The Henry Brant Collection, Volume 3

Innova 410




1 Wind, Water, Clouds and Fire (2004)                                                               35:09

Present Music, Kevin Stalheim, chief conductor


2 Litany of Tides (1983)                                                                                             26:45

San Jose Symphony

George Cleve and Henry Brant, conductors

Daniel Kobialka, solo violin


3 Trinity of Spheres (1978)                                                                                      11:28

Denver Symphony Orchestra

Bruce Hangen, Carl Topilow, and Henry Brant, conductors



1. Wind, Water, Clouds & Fire

Wind, Water, Clouds & Fire is Henry BrantÕs newest work, commissioned by Present Music for performance on November 19 and 21, 2004 at St. JohnÕs Cathedral in Milwaukee. It may be described as an extraplanetary, environmental oratorio. Following is a description of the vocal and instrumental forces involved:

3 womenÕs choruses, each with its own conductor, each singing music independent of the other choruses 1 childrenÕs chorus, with its own conductor, singing music independent of the other choruses. All the choruses are widely separated and sing text adapted from notebooks of Leonardo da Vinci.

To each womenÕs chorus is assigned the text of one of LeonardoÕs philosophic-scientific reflections, as follows: Chorus 1—Wind, Chorus 2—Water, Chorus 3—Clouds.

      The text of LeonardoÕs observations and analyses of the properties of Fire is given to the childrenÕs chorus (Chorus 4).

      WomenÕs choruses 1 and 2 are located, respectively, midway in the two side aisles, facing into the audience; the third womenÕs chorus sings from the gallery. The childrenÕs chorus is positioned in the apse.

A solo wind player is stationed with each choral group and takes the role of obbligato commentator: oboe and soprano saxophone, each with an aisle womenÕs chorus, flute with womenÕs chorus 3 in the gallery. And two unison clarinets will stand in the middle of the childrenÕs voices in the apse.

Situated downstairs behind the congregational area, is a unison group of violins led by its own conductor. Each choral conductor maintains accurate rhythmic co-ordination within his/her group, the violin conductor likewise, but the groups make no effort to Òstay together.Ó All entrances and exits are signaled to the group conductors by the principal conductor, Kevin Stalheim, from a platform in the apse. Placed around Kevin in the apse are two separated instrumental groups:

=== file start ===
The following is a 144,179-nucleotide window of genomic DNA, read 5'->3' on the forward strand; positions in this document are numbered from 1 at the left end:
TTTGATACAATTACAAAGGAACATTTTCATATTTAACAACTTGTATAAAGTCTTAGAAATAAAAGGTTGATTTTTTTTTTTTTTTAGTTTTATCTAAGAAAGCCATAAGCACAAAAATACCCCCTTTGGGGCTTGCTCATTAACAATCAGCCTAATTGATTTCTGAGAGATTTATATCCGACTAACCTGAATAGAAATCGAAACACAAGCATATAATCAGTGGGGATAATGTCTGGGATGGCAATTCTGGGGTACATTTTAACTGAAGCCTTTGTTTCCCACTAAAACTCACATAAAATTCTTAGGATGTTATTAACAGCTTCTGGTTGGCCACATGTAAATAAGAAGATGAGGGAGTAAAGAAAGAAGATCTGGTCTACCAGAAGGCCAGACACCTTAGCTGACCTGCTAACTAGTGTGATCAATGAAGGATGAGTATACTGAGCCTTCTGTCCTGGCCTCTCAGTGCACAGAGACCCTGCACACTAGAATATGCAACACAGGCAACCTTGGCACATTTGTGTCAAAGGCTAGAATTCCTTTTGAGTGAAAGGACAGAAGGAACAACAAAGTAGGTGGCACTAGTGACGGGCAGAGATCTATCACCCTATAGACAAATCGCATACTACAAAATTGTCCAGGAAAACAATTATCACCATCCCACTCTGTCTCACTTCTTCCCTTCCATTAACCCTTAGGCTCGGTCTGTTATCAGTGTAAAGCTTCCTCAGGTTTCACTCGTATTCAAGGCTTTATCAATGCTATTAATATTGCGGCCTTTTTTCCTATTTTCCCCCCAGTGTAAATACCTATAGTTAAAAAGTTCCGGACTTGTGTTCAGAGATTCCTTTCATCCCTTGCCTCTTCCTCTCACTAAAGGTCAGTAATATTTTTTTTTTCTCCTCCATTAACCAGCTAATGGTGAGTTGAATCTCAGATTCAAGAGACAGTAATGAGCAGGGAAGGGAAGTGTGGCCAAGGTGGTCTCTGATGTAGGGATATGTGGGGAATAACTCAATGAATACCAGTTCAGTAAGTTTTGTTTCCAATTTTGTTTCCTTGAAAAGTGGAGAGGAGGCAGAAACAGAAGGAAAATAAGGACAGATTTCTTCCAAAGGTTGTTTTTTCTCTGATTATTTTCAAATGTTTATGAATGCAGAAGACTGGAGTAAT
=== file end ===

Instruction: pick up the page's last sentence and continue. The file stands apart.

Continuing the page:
Two percussionists (playing chimes, glockenspiel, xylophone, cowbells, woodblocks, steel-drums)

                  Two keyboard players (pianos, harpsichord)—plus harp

The organ has a complex improvised part (played by the composer on the pipe organ in the gallery). The composer also improvised on a second xylophone in the gallery.

Six trumpets complete the instrumentation. Four of them are located in the four corners of the congregation area and play facing in toward the audience. A jazz trumpeter plays riffs and blues from the apse, and a piccolo trumpet intones obbligati in alternation with the childrenÕs chorusÕs Gregorian-like chanting.

Generally speaking, the action of Wind, Water, Clouds and Fire is concerned with a contemplation of the workings of the natural world, and of the extent to which the increasing complexity of human affairs may conflict with basic planetary processes. With the aim of suggesting distances far beyond the planet Earth, the entire musical texture of this work is expressed in pitches above middle C.


Eric Segnitz, violin

Pamela Simmons, violin

Marie Sander, flute

Linda Donahue, oboe

Les Thimmig, soprano saxophone

Don Sipe, piccolo trumpet

Mike Plog, jazz trumpet

Jim Haynor, trumpet

Aric Madayag, trumpet

Jim Brus, trumpet

Phillip Bush, piano

Martha Stiehl, harpsichord, piano

Alison Attar, harp

Terry Smirl, percussion

Carl Storniolo, percussion

Kevin Stalheim, conductor



Henry Brant, organ and xylophone

Kelly Petitjean, clarinet, Divine Savior Holy Angels High School

Emily Sholl, clarinet, Wauwatosa East High School

Dan Paprocki, clarinet

David Nagel, trumpet, UWM student of Kevin Hartman






Margery Deutsch, Music Director

Ashley Barret

Justin Chou

Julia Chou

Karen Landay

Benjamin Mather

Rachel Yang

Alyssa Yank



Emily Crocker, Founder and Artistic Director



Sharon A. Hansen, Director



Tina Glander, Conductor



Lisa Shimon, Director



Greater Milwaukee Foundation, Dr. Abraham B. and Irma F. Schwartz Fund

Greater Milwaukee Foundation, Pufum Fund No. 1

Multi-Arts Production Fund, a program of Creative Capital supported by the

Rockefeller Foundation.

Chorus I

When many ocean winds collide waves have no space to travel but crash and sometimes sink ships. 

Strongest winds then will win by being less tangled up with the other winds.

With winds of great force that one with greater spatial volume will exceed all the others in strength.

All winds that attack the earth come down from above making violent rebounding motions which incessantly are grazing the earth.